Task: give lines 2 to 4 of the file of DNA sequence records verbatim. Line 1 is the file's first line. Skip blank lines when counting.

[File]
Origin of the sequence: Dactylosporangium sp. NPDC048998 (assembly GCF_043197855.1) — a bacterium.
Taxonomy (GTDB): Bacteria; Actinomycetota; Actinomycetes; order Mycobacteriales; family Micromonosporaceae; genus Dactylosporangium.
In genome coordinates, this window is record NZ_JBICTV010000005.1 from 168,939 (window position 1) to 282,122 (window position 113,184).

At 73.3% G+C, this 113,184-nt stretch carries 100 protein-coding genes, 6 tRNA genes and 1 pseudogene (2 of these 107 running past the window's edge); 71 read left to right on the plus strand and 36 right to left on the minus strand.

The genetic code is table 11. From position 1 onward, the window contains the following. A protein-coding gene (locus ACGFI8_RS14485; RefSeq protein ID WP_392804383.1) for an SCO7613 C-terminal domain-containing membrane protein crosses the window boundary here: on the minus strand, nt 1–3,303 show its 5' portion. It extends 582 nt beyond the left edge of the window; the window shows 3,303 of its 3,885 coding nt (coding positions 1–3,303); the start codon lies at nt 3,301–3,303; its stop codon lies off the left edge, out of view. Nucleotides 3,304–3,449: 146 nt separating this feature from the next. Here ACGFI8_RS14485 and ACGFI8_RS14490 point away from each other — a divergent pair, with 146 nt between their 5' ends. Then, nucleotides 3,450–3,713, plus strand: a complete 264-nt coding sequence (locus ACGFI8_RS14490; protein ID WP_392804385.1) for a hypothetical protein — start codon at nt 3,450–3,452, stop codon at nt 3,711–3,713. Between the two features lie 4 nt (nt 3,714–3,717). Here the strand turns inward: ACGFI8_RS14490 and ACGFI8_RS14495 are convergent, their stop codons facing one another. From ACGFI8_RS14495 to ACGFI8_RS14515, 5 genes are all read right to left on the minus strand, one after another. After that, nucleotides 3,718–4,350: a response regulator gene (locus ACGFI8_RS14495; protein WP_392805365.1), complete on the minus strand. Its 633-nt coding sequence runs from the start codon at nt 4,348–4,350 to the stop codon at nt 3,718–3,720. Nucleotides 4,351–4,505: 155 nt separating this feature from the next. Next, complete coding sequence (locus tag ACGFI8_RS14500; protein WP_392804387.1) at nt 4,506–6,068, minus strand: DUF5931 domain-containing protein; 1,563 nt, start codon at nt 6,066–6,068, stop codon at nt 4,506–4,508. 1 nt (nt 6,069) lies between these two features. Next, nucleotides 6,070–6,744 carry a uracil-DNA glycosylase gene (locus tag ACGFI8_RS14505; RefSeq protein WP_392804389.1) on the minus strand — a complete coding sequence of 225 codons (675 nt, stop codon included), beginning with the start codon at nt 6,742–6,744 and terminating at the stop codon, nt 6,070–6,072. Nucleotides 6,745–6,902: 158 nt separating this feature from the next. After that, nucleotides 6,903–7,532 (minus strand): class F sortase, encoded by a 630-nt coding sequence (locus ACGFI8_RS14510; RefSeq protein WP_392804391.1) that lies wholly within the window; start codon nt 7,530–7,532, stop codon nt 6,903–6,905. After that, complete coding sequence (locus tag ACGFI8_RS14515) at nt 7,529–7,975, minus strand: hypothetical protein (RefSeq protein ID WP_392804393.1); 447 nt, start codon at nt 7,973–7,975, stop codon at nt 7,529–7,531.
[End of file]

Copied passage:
Taxonomy (GTDB): Bacteria; Actinomycetota; Actinomycetes; order Mycobacteriales; family Micromonosporaceae; genus Dactylosporangium.
In genome coordinates, this window is record NZ_JBICTV010000005.1 from 168,939 (window position 1) to 282,122 (window position 113,184).

At 73.3% G+C, this 113,184-nt stretch carries 100 protein-coding genes, 6 tRNA genes and 1 pseudogene (2 of these 107 running past the window's edge); 71 read left to right on the plus strand and 36 right to left on the minus strand.